From the fullness of his grace we have all received one blessing after another. For the law was given through Moses; grace and truth came through Jesus Christ. (John 1, NIV)
I don't think word placement in Scripture is an accident. Notice that grace comes first. Most of us can dole out truth but to combine that truth with grace does not come as easily.
- Perseverance. Each person that God used in my life had been refined by fire. You do not know the depth of a person's faith until they have been tested. I am naturally drawn to people who are witty, knowledgeable and good looking. But I have learned the hard way that snappy retorts, vast knowledge and shiny white teeth do not get Christians through tragedy and trials. Trust that God is faithful gets you through those times. And you find that people who may not be the most impressive looking at the covered dish gathering might be the ones who most completely trust God in a crisis. Those are the people who can walk with you through tough times because they have been there already. These are the saints that understand that this life is preparation for the next.
And since we are his children, we are his heirs. In fact, together with Christ we are heirs of God's glory. But if we are to share his glory, we must also share his suffering. Yet what we suffer now is nothing compared to the glory he will reveal to us later. (Romans 8, NLT)
- Selflessness. The people who have impacted my faith journey shared another unusual trait for this culture. Selflessness. They always were concerned about others and not themselves. They made you feel like the most important person on the planet when you were with them. There was no shifty eye syndrome (eyes darting around to find a more interesting or important person) when you met with a person who is a discipler and servant to others.
Don't be selfish; don't try to impress others. Be humble, thinking of others as better than yourselves. Don't look out only for your own interests, but take an interest in others, too. (Philippians 2, NLT)
- Love. No surprise that the other distinguishing quality of the Christians who impacted my walk was love. The kind of love that allowed me to be me. The kind of love that offered grace when condemnation would have been natural. The kind of love that refused to judge when others already had. The kind of love that offered support instead of shoveling shame. That is the kind of love that transforms. That is discipleship in a nutshell. Trusting God to love you and love others as you walk through life with your brothers and sisters.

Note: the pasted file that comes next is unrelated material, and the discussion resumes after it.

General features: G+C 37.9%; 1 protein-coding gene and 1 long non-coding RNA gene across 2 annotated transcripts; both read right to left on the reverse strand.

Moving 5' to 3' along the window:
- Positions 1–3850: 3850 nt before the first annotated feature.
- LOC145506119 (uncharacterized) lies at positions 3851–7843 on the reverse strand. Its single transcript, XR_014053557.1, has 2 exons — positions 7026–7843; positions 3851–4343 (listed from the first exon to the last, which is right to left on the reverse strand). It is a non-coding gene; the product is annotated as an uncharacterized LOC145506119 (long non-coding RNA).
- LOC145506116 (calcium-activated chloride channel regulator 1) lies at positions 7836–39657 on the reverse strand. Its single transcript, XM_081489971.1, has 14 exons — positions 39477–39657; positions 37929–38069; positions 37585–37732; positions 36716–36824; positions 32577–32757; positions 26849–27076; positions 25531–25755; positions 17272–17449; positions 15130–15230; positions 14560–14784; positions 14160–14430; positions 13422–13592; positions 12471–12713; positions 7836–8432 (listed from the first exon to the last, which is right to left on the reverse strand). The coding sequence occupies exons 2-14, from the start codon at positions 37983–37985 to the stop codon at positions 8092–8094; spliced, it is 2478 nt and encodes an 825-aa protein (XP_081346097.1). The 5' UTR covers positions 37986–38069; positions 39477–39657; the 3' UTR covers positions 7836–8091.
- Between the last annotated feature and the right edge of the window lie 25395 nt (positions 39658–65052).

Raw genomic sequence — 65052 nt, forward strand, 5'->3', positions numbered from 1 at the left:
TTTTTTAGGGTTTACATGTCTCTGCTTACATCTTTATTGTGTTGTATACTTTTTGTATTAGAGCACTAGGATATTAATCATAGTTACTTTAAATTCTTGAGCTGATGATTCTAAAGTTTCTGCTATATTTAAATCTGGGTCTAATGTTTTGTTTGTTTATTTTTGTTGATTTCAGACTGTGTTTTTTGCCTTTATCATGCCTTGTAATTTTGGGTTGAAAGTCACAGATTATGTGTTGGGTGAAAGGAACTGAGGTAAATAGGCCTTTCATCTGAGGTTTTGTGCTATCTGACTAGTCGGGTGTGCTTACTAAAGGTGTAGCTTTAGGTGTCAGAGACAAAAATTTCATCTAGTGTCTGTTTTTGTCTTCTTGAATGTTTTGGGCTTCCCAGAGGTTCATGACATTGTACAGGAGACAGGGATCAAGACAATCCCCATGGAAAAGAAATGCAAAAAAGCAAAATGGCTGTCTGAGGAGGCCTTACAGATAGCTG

So now I am giving you a new commandment: Love each other. Just as I have loved you, you should love each other. 35 Your love for one another will prove to the world that you are my disciples. (John 13, NLT)
This musing is not about who is a Christian and who is not. That is well above my pay grade to judge that relationship. But my experience is that you know someone is real when you see those five traits. Humility. Grace. Selflessness. Perseverance. Love.
The cool thing is that you don't have to have amazing intellectual or physical gifts to have those traits. The really cool thing is how God will use you when you trust Him to grow those traits in your own journey.
Dave Burchett is an Emmy Award winning
director, author, and Christian speaker. He is the author of When Bad Christians Happen to Good People and
Bring'em Back Alive: A Healing Plan for those
Wounded by the
Church. You can reply by linking through daveburchett.com.